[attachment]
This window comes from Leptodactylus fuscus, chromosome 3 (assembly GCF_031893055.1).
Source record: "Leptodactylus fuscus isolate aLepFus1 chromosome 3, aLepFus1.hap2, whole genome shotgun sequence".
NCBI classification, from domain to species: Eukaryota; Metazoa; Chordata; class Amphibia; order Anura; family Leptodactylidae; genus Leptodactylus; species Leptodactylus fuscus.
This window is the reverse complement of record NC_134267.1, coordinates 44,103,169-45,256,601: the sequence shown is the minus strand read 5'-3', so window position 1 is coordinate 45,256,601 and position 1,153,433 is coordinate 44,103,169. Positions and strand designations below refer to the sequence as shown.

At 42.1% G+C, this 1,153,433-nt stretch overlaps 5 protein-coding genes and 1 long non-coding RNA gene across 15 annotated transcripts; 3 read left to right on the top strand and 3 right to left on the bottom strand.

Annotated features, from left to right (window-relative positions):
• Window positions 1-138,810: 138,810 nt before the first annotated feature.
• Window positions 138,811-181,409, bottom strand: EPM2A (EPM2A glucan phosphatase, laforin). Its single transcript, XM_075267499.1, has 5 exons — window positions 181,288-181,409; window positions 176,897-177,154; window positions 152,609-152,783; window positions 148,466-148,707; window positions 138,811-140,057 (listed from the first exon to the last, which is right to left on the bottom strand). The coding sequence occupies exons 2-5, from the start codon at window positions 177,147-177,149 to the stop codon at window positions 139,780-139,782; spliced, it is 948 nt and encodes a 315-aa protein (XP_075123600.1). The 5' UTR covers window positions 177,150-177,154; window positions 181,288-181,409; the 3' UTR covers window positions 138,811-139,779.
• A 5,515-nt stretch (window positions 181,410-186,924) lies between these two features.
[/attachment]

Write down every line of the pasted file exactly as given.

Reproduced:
This window comes from Leptodactylus fuscus, chromosome 3 (assembly GCF_031893055.1).
Source record: "Leptodactylus fuscus isolate aLepFus1 chromosome 3, aLepFus1.hap2, whole genome shotgun sequence".
NCBI classification, from domain to species: Eukaryota; Metazoa; Chordata; class Amphibia; order Anura; family Leptodactylidae; genus Leptodactylus; species Leptodactylus fuscus.
This window is the reverse complement of record NC_134267.1, coordinates 44,103,169-45,256,601: the sequence shown is the minus strand read 5'-3', so window position 1 is coordinate 45,256,601 and position 1,153,433 is coordinate 44,103,169. Positions and strand designations below refer to the sequence as shown.

At 42.1% G+C, this 1,153,433-nt stretch overlaps 5 protein-coding genes and 1 long non-coding RNA gene across 15 annotated transcripts; 3 read left to right on the top strand and 3 right to left on the bottom strand.

Annotated features, from left to right (window-relative positions):
• Window positions 1-138,810: 138,810 nt before the first annotated feature.
• Window positions 138,811-181,409, bottom strand: EPM2A (EPM2A glucan phosphatase, laforin). Its single transcript, XM_075267499.1, has 5 exons — window positions 181,288-181,409; window positions 176,897-177,154; window positions 152,609-152,783; window positions 148,466-148,707; window positions 138,811-140,057 (listed from the first exon to the last, which is right to left on the bottom strand). The coding sequence occupies exons 2-5, from the start codon at window positions 177,147-177,149 to the stop codon at window positions 139,780-139,782; spliced, it is 948 nt and encodes a 315-aa protein (XP_075123600.1). The 5' UTR covers window positions 177,150-177,154; window positions 181,288-181,409; the 3' UTR covers window positions 138,811-139,779.
• A 5,515-nt stretch (window positions 181,410-186,924) lies between these two features.